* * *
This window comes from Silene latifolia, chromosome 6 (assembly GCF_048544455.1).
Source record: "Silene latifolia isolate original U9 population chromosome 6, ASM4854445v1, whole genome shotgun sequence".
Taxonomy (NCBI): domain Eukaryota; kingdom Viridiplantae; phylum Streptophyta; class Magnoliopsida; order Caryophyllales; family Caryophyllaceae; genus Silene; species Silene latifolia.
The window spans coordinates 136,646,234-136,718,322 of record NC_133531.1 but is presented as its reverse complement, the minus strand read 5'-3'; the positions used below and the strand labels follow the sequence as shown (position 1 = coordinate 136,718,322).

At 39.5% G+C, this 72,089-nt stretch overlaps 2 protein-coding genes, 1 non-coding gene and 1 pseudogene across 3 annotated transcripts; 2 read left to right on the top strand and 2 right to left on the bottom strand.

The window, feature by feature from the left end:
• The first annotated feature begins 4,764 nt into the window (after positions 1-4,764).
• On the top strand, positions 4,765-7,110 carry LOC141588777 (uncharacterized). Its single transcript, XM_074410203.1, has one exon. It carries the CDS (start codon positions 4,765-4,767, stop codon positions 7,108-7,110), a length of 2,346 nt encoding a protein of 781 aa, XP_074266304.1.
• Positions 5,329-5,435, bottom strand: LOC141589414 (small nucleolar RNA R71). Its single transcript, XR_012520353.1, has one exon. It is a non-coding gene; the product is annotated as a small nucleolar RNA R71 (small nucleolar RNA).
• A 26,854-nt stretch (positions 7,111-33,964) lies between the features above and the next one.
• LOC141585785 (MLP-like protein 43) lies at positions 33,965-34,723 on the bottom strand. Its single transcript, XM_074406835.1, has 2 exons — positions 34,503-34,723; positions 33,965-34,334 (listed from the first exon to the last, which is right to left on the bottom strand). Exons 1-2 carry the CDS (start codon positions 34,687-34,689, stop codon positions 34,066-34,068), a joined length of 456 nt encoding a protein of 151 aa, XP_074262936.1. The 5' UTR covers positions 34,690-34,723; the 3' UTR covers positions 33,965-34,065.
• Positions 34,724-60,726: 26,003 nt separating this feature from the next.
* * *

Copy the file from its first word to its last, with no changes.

This window comes from Silene latifolia, chromosome 6 (assembly GCF_048544455.1).
Source record: "Silene latifolia isolate original U9 population chromosome 6, ASM4854445v1, whole genome shotgun sequence".
Taxonomy (NCBI): domain Eukaryota; kingdom Viridiplantae; phylum Streptophyta; class Magnoliopsida; order Caryophyllales; family Caryophyllaceae; genus Silene; species Silene latifolia.
The window spans coordinates 136,646,234-136,718,322 of record NC_133531.1 but is presented as its reverse complement, the minus strand read 5'-3'; the positions used below and the strand labels follow the sequence as shown (position 1 = coordinate 136,718,322).

At 39.5% G+C, this 72,089-nt stretch overlaps 2 protein-coding genes, 1 non-coding gene and 1 pseudogene across 3 annotated transcripts; 2 read left to right on the top strand and 2 right to left on the bottom strand.

The window, feature by feature from the left end:
• The first annotated feature begins 4,764 nt into the window (after positions 1-4,764).
• On the top strand, positions 4,765-7,110 carry LOC141588777 (uncharacterized). Its single transcript, XM_074410203.1, has one exon. It carries the CDS (start codon positions 4,765-4,767, stop codon positions 7,108-7,110), a length of 2,346 nt encoding a protein of 781 aa, XP_074266304.1.
• Positions 5,329-5,435, bottom strand: LOC141589414 (small nucleolar RNA R71). Its single transcript, XR_012520353.1, has one exon. It is a non-coding gene; the product is annotated as a small nucleolar RNA R71 (small nucleolar RNA).
• A 26,854-nt stretch (positions 7,111-33,964) lies between the features above and the next one.
• LOC141585785 (MLP-like protein 43) lies at positions 33,965-34,723 on the bottom strand. Its single transcript, XM_074406835.1, has 2 exons — positions 34,503-34,723; positions 33,965-34,334 (listed from the first exon to the last, which is right to left on the bottom strand). Exons 1-2 carry the CDS (start codon positions 34,687-34,689, stop codon positions 34,066-34,068), a joined length of 456 nt encoding a protein of 151 aa, XP_074262936.1. The 5' UTR covers positions 34,690-34,723; the 3' UTR covers positions 33,965-34,065.
• Positions 34,724-60,726: 26,003 nt separating this feature from the next.